[FORUM]Troubling ideologies

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[FORUM]Troubling ideologies

In a recent survey, a newspaper asked readers whether they would vote for a liberal candidate or a conservative. The results: 71.7 percent of those polled said they would vote for a liberal candidate.

A more important question is whether one should take the results of this survey at face value and assume that in this year's election most of the voters are liberal and that they favor a liberal leaning candidate. If so, then why did Roh Moo-hyun, a strong ruling party primary candidate, decline to participate in the survey? Surely Mr. Roh would have come out atop of the liberal camp. Mr. Roh said that he didn't participate because the survey results might be used against him as a "red scare" tactic.

I think it is important to check the pulse of liberals and conservatives to see what it truly means to belong to one of those camps. For instance, if a man is riding in a taxi and finds himself in a traffic jam because the labor unions are on strike on the street, but does not lose his temper, the man must be a liberal. On the other hand, if a man bursts out in anger at the first indication that he might be late for work, that man must be a conservative. A person who thinks it is all right to go against the established social order to bring change is a liberal, while someone who only accepts change through the existing order is a conservative.

The definitions of liberal and conservative have changed over time. In 18th century Europe, Adam Smith's ideology of freedom was the trend of the times, strictly condemning interference by the government. That freedom was a symbol of liberalism. Nevertheless, the situation changed and at the end of the 19th century, as negative results of this ideology began to occur, people looked for a more government-controlled economy and roots for socialism were born. In the following century, communism became conservative while those who pursued free market principles became known as having the most liberal of radical ideologies. As one can see, there is a thin line between liberal and conservative. In Korea's case, the line is even thinner as this country's history reveals different angles on the whole situation. Through the history of Japanese rule, the Korean War, military dictatorship and pro-democracy struggle, confrontations among pro-Japanese groups, communist sympathizers and countless other ingredients are there to add more variations to the liberal and conservative debate.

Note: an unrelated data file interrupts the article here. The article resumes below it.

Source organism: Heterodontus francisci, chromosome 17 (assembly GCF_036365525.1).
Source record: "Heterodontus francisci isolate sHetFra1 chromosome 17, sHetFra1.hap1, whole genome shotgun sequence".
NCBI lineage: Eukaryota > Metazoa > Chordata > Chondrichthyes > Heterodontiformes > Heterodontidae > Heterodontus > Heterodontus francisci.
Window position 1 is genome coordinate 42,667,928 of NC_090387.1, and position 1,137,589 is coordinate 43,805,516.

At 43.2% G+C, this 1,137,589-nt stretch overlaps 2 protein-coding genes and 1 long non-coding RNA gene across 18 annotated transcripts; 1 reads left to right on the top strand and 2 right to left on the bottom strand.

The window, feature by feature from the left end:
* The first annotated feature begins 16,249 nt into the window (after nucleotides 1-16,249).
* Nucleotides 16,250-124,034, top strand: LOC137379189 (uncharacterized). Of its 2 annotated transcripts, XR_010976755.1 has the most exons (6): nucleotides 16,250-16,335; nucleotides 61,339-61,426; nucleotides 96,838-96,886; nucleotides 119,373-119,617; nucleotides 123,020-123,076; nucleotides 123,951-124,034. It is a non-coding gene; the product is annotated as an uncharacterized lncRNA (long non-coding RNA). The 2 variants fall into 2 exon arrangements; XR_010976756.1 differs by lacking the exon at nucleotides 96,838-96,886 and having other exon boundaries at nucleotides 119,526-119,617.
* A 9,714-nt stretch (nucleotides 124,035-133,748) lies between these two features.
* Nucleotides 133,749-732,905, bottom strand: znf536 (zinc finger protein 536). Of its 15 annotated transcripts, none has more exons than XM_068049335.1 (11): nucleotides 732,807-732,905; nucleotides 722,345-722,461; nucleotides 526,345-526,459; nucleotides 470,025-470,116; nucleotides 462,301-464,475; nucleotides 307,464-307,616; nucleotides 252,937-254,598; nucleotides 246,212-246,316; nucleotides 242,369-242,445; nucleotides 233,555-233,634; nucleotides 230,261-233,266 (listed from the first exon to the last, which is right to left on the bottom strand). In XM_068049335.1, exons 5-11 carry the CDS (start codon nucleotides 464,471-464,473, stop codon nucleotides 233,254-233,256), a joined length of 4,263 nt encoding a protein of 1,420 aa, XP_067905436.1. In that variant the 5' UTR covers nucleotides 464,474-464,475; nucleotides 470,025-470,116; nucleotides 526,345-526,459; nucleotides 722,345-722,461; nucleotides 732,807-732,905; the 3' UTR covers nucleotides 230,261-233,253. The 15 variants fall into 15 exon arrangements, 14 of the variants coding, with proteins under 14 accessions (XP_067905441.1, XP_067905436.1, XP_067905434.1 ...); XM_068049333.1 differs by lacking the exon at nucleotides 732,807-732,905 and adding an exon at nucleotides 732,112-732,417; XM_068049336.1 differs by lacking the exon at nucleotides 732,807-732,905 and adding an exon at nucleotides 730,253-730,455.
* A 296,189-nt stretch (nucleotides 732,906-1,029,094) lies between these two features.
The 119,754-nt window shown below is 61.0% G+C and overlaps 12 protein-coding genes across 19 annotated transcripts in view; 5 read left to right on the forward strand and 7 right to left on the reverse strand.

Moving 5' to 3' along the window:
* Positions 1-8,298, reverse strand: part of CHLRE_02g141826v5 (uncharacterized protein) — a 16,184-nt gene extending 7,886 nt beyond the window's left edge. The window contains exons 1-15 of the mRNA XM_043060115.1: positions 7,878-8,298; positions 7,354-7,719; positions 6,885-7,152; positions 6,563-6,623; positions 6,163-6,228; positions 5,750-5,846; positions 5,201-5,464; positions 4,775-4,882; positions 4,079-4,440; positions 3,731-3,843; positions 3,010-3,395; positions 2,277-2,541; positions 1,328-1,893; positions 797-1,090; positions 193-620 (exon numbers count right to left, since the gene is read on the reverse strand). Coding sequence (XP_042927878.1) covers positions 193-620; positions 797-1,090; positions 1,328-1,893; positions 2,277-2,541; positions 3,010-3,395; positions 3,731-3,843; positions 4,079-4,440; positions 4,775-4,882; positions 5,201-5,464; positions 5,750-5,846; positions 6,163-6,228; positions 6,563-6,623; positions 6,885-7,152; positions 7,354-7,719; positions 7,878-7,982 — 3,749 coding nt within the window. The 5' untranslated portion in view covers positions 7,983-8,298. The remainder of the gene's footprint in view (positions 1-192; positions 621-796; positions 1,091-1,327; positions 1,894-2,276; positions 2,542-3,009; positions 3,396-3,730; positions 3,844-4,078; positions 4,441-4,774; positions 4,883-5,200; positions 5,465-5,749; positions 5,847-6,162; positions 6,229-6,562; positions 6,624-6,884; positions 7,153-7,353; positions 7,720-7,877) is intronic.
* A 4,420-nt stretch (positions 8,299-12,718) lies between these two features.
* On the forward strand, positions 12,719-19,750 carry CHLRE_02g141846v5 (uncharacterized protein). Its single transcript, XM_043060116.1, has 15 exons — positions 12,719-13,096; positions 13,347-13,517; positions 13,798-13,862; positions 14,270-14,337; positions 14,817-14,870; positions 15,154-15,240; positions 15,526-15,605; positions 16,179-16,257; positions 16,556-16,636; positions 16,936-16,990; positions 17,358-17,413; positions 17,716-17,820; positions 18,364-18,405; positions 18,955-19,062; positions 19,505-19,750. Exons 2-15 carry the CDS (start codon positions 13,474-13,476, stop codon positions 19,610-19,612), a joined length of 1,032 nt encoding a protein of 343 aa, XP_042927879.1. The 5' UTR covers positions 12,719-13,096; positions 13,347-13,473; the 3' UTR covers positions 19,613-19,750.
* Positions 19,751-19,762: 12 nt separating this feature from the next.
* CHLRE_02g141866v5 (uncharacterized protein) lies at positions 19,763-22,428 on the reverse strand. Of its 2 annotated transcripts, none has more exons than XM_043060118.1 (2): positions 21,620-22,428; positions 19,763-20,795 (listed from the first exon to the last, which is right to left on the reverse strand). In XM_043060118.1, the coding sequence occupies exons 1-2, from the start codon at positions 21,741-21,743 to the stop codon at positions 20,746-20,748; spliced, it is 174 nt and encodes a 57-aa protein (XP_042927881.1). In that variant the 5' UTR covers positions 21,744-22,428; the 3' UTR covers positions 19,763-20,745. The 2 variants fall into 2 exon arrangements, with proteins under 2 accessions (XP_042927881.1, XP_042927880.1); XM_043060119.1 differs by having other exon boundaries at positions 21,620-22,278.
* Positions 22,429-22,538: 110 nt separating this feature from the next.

We cannot rely on simple dictionary definitions to define liberal and conservative. Instead of grumbling about the differences between a liberal and a conservative, which could entangle us in endless debates, I think the time has come for the press and the intellectual community to come up with a more practical approach concerning the matter.

If a clear-cut line cannot be drawn we should at least try to divide issues into details. For instance, issues should be divided, such as market-driven versus government-controlled economy to derive more constructive results. It might be the best way to get rid of the confusing images of liberal and conservative.



The writer is a senior economic writer of the Joongang Ilbo.

by Kim Su-gil

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